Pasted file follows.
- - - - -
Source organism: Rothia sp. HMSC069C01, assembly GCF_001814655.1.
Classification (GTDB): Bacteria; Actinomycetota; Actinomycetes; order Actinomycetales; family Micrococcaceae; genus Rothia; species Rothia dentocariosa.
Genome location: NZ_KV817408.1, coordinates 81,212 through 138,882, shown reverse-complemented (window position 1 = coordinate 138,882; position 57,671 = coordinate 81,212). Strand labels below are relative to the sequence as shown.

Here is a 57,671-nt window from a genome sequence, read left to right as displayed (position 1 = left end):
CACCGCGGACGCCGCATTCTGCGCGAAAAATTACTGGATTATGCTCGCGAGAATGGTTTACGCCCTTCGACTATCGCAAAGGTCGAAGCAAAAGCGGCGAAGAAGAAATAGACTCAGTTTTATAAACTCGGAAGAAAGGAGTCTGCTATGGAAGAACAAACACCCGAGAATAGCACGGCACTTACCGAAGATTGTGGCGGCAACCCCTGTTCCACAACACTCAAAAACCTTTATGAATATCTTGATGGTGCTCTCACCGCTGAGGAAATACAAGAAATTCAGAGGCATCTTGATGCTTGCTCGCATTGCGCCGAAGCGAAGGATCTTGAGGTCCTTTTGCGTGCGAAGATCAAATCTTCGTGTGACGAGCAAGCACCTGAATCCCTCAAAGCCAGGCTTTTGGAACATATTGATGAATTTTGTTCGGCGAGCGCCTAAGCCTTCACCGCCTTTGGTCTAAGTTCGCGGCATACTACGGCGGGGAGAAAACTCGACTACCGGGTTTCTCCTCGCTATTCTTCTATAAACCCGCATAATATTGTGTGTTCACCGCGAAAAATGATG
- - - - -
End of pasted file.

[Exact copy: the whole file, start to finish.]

Source organism: Rothia sp. HMSC069C01, assembly GCF_001814655.1.
Classification (GTDB): Bacteria; Actinomycetota; Actinomycetes; order Actinomycetales; family Micrococcaceae; genus Rothia; species Rothia dentocariosa.
Genome location: NZ_KV817408.1, coordinates 81,212 through 138,882, shown reverse-complemented (window position 1 = coordinate 138,882; position 57,671 = coordinate 81,212). Strand labels below are relative to the sequence as shown.

Here is a 57,671-nt window from a genome sequence, read left to right as displayed (position 1 = left end):
CACCGCGGACGCCGCATTCTGCGCGAAAAATTACTGGATTATGCTCGCGAGAATGGTTTACGCCCTTCGACTATCGCAAAGGTCGAAGCAAAAGCGGCGAAGAAGAAATAGACTCAGTTTTATAAACTCGGAAGAAAGGAGTCTGCTATGGAAGAACAAACACCCGAGAATAGCACGGCACTTACCGAAGATTGTGGCGGCAACCCCTGTTCCACAACACTCAAAAACCTTTATGAATATCTTGATGGTGCTCTCACCGCTGAGGAAATACAAGAAATTCAGAGGCATCTTGATGCTTGCTCGCATTGCGCCGAAGCGAAGGATCTTGAGGTCCTTTTGCGTGCGAAGATCAAATCTTCGTGTGACGAGCAAGCACCTGAATCCCTCAAAGCCAGGCTTTTGGAACATATTGATGAATTTTGTTCGGCGAGCGCCTAAGCCTTCACCGCCTTTGGTCTAAGTTCGCGGCATACTACGGCGGGGAGAAAACTCGACTACCGGGTTTCTCCTCGCTATTCTTCTATAAACCCGCATAATATTGTGTGTTCACCGCGAAAAATGATG